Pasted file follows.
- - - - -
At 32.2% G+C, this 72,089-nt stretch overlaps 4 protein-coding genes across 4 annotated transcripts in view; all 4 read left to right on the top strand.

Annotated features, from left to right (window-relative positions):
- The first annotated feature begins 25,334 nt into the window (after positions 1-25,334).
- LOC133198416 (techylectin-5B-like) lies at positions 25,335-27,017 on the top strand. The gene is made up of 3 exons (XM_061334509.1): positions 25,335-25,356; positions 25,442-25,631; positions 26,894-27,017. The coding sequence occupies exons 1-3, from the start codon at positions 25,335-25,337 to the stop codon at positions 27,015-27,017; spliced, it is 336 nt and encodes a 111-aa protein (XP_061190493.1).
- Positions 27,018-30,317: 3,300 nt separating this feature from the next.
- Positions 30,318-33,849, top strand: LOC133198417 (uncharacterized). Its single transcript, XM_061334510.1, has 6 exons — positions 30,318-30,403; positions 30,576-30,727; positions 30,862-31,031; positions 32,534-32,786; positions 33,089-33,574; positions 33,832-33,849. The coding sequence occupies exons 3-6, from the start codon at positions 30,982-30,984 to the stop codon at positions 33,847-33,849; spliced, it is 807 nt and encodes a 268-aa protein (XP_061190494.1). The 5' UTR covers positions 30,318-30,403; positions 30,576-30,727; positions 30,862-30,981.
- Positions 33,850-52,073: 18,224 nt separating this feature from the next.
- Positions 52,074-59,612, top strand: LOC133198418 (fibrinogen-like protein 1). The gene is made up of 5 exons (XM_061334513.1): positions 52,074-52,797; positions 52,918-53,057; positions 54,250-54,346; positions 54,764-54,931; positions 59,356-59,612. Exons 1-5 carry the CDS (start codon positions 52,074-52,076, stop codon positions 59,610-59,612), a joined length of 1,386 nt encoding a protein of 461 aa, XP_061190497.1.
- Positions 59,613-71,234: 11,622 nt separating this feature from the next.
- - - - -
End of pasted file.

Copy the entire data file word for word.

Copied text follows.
At 32.2% G+C, this 72,089-nt stretch overlaps 4 protein-coding genes across 4 annotated transcripts in view; all 4 read left to right on the top strand.

Annotated features, from left to right (window-relative positions):
- The first annotated feature begins 25,334 nt into the window (after positions 1-25,334).
- LOC133198416 (techylectin-5B-like) lies at positions 25,335-27,017 on the top strand. The gene is made up of 3 exons (XM_061334509.1): positions 25,335-25,356; positions 25,442-25,631; positions 26,894-27,017. The coding sequence occupies exons 1-3, from the start codon at positions 25,335-25,337 to the stop codon at positions 27,015-27,017; spliced, it is 336 nt and encodes a 111-aa protein (XP_061190493.1).
- Positions 27,018-30,317: 3,300 nt separating this feature from the next.
- Positions 30,318-33,849, top strand: LOC133198417 (uncharacterized). Its single transcript, XM_061334510.1, has 6 exons — positions 30,318-30,403; positions 30,576-30,727; positions 30,862-31,031; positions 32,534-32,786; positions 33,089-33,574; positions 33,832-33,849. The coding sequence occupies exons 3-6, from the start codon at positions 30,982-30,984 to the stop codon at positions 33,847-33,849; spliced, it is 807 nt and encodes a 268-aa protein (XP_061190494.1). The 5' UTR covers positions 30,318-30,403; positions 30,576-30,727; positions 30,862-30,981.
- Positions 33,850-52,073: 18,224 nt separating this feature from the next.
- Positions 52,074-59,612, top strand: LOC133198418 (fibrinogen-like protein 1). The gene is made up of 5 exons (XM_061334513.1): positions 52,074-52,797; positions 52,918-53,057; positions 54,250-54,346; positions 54,764-54,931; positions 59,356-59,612. Exons 1-5 carry the CDS (start codon positions 52,074-52,076, stop codon positions 59,610-59,612), a joined length of 1,386 nt encoding a protein of 461 aa, XP_061190497.1.
- Positions 59,613-71,234: 11,622 nt separating this feature from the next.